Men, boys and some women will be drawn to this film because of the cast and the trailers. Unfortunately, "The Counselor" is not up to Scott's usual standards --- production was halted when his brother, Tony Scott, committed suicide in August 2012. Perhaps that's the reason this movie is such a mess. Or, it's the inane script. David thinks the dialogue is snappy with great repartee. I think McCarthy philosophizes way too much. NO ONE wants to go to a movie and be preached to --- we get enough of that from our politicians.
Opinion: HUGE Don't Bother!
It looks like "The Counselor" is one of those movies you either love or hate. If you read my partner's review, you know where she stands. I happen to like this film very much, so let's start with its pedigree.
Direction: Ridley Scott --- the 76-year-old British filmmaker is known for such classics as "Alien", "Blade Runner", Thelma & Louise" and "Black Hawk Down". He also has the good sense to produce one of the best shows on television, "The Good Wife".
Writing: Cormac McCarthy --- this octogenarian penned "No Country for Old Men" --- so he knows how to create sustained suspense and disturbing moments of quality violence, as opposed to the gratuitous kind.
Cast: superb, with Michael Fassbender, Javier Bardem, Cameron Diaz, Penelope Cruz and Brad Pitt.
The over-riding message in "The Counselor" is that you don't mess with the Mexican drug cartel --- unless you don't mind having your head separated from your body, or some other ghastly demise. While the movie builds its story slowly, there is a constant presence of dread which hints that its protagonist, and some of the other characters, could be in grave danger at any moment. While some viewers may find it tedious, it's disquieting anticipation, and the sharp dialogue has the viewer hanging on every word.
Our hero in this film is the slick, tall and handsome attorney known only as the counselor (Fassbender). The counselor is easy going and likeable, and is in business with Reiner (Bardem), who is smitten with the mysterious and sultry Malkina (Diaz).
He appears to have money --- drives a Bentley and buys a huge diamond ring for his beautiful girlfriend, Laura (Cruz). But he's actually broke, so he gets involved, as a backer, in a drug deal that promises to yield $20 million to its participants.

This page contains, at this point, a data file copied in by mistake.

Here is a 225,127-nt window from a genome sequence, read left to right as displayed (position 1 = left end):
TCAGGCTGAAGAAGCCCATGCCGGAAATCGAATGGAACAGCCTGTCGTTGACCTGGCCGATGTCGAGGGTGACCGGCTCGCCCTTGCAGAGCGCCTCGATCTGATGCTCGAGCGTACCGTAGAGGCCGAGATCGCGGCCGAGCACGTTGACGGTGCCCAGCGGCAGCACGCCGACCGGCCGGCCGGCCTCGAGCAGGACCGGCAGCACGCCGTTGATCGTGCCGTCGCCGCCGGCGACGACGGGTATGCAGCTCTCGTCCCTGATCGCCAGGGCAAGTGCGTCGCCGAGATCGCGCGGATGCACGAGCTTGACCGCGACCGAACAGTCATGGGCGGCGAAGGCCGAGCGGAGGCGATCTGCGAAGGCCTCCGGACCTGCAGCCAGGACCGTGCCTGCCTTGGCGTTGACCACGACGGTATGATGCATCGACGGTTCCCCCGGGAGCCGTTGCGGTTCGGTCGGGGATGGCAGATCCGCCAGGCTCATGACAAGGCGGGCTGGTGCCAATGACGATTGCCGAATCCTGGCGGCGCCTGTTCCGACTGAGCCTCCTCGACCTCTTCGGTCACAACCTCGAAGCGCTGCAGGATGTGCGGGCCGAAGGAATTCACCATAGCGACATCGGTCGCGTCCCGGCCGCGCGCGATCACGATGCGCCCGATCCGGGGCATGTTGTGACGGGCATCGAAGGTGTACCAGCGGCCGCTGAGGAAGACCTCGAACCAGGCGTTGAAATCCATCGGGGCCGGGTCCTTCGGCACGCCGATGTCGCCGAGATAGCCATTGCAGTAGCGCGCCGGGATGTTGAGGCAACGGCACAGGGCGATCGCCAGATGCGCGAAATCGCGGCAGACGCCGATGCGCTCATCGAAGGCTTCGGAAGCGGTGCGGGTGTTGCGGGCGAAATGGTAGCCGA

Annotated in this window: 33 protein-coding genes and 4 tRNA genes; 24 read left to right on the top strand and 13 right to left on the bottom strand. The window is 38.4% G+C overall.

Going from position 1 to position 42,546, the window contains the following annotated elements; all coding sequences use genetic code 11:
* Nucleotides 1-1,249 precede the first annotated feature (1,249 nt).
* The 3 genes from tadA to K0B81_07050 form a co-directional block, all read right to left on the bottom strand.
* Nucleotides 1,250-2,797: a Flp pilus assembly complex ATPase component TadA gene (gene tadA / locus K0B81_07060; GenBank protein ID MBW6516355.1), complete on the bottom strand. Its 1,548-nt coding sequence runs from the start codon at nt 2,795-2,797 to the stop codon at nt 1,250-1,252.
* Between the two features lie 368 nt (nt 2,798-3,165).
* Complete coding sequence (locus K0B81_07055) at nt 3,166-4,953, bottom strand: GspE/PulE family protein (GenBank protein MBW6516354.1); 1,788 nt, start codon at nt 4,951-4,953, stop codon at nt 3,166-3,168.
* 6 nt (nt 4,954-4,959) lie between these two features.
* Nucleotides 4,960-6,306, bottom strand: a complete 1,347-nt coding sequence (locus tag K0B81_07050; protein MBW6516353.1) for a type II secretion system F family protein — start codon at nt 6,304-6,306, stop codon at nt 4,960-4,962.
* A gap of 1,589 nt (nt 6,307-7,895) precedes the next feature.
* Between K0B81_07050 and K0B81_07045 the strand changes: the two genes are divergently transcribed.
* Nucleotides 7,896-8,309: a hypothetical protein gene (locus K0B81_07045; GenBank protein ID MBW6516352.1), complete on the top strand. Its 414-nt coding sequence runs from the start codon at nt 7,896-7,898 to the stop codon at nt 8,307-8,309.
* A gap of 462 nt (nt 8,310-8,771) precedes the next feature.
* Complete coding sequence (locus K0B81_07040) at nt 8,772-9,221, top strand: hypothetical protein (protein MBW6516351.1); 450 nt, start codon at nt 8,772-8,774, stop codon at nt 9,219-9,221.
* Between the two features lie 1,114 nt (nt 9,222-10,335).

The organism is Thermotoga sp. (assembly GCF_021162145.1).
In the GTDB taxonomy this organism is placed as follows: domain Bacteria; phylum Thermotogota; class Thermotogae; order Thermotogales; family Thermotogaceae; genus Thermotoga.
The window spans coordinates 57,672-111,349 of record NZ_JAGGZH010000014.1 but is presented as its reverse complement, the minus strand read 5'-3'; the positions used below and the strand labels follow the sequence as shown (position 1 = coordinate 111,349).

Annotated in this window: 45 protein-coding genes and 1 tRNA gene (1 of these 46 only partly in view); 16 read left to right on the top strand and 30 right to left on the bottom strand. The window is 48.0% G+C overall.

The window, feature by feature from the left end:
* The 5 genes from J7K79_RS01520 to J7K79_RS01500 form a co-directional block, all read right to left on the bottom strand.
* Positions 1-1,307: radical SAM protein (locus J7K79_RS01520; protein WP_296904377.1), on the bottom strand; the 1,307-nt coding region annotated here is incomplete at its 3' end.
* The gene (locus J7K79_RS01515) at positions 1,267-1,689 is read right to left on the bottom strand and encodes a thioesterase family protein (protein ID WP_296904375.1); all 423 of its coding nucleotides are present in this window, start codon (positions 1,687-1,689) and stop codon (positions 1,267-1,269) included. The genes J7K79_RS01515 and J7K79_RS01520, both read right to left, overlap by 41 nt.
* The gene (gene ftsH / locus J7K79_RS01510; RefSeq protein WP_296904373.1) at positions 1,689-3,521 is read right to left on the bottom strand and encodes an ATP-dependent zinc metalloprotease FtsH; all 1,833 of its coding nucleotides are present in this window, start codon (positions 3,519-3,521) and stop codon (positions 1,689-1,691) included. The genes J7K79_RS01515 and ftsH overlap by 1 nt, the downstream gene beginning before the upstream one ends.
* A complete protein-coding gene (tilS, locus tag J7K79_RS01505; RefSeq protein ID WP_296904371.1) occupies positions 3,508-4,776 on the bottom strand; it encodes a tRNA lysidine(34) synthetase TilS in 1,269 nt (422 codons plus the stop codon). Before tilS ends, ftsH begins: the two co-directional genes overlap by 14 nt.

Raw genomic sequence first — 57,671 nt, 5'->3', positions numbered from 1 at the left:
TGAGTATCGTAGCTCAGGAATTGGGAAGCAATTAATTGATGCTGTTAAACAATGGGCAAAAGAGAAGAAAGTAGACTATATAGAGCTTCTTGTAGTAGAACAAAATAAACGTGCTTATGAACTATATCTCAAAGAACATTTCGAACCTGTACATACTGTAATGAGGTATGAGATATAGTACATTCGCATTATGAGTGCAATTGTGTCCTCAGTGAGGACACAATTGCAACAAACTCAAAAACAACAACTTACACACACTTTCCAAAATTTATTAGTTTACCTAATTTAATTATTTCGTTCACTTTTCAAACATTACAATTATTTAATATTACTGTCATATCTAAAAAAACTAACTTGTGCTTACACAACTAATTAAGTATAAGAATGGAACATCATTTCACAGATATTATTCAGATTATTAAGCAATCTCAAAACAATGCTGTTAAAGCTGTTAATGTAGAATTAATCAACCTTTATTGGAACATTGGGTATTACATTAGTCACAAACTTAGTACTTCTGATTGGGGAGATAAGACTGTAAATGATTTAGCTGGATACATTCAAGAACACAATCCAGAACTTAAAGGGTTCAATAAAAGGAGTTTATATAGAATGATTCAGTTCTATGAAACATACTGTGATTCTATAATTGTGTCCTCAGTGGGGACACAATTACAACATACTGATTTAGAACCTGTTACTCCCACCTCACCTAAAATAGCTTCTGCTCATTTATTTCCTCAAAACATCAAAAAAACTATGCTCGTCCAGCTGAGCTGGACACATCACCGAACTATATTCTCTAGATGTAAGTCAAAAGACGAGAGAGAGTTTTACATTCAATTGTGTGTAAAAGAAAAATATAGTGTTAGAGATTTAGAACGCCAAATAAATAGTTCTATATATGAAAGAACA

The orchestrator of the cocaine exchange is the smooth-talking Westray (Pitt). Pitt has only a few scenes, but they are convincingly scary. His meetings with the counselor suggest major problems if things don't go according to plan, and of course, they don't.
It is Fassbender's best performance of his career, including his recent role in "12 Years a Slave". When the counselor realizes that the drug deal is going badly, his breezy, confident demeanor changes dramatically to one of sheer terror, and Fassbender is totally believable in the role. In fact, the entire cast is impeccable.
I know Jeanne doesn't much care for Diaz' turn, but then Jeanne doesn't think much of her acting ability. As Malkina, Diaz is sexy, smart and threatening, all at the same time, with just the right amount of nastiness. Cruz' big scene in a parking garage is a nail biter, as is Pitt's concluding sequence. And Bardem is, well, Bardem, always the consummate actor. A barely recognizable Rosie Perez plays a murder convict, and she and Fassbender's verbal joust is a hoot.
Despite what some viewers/critics are calling slow and dull, I found "The Counselor" to be anything but. The dialogue is crisp and refreshing, and even though the story is largely predictable, it still maintains its suspense and shock value.
Opinion: See It Now!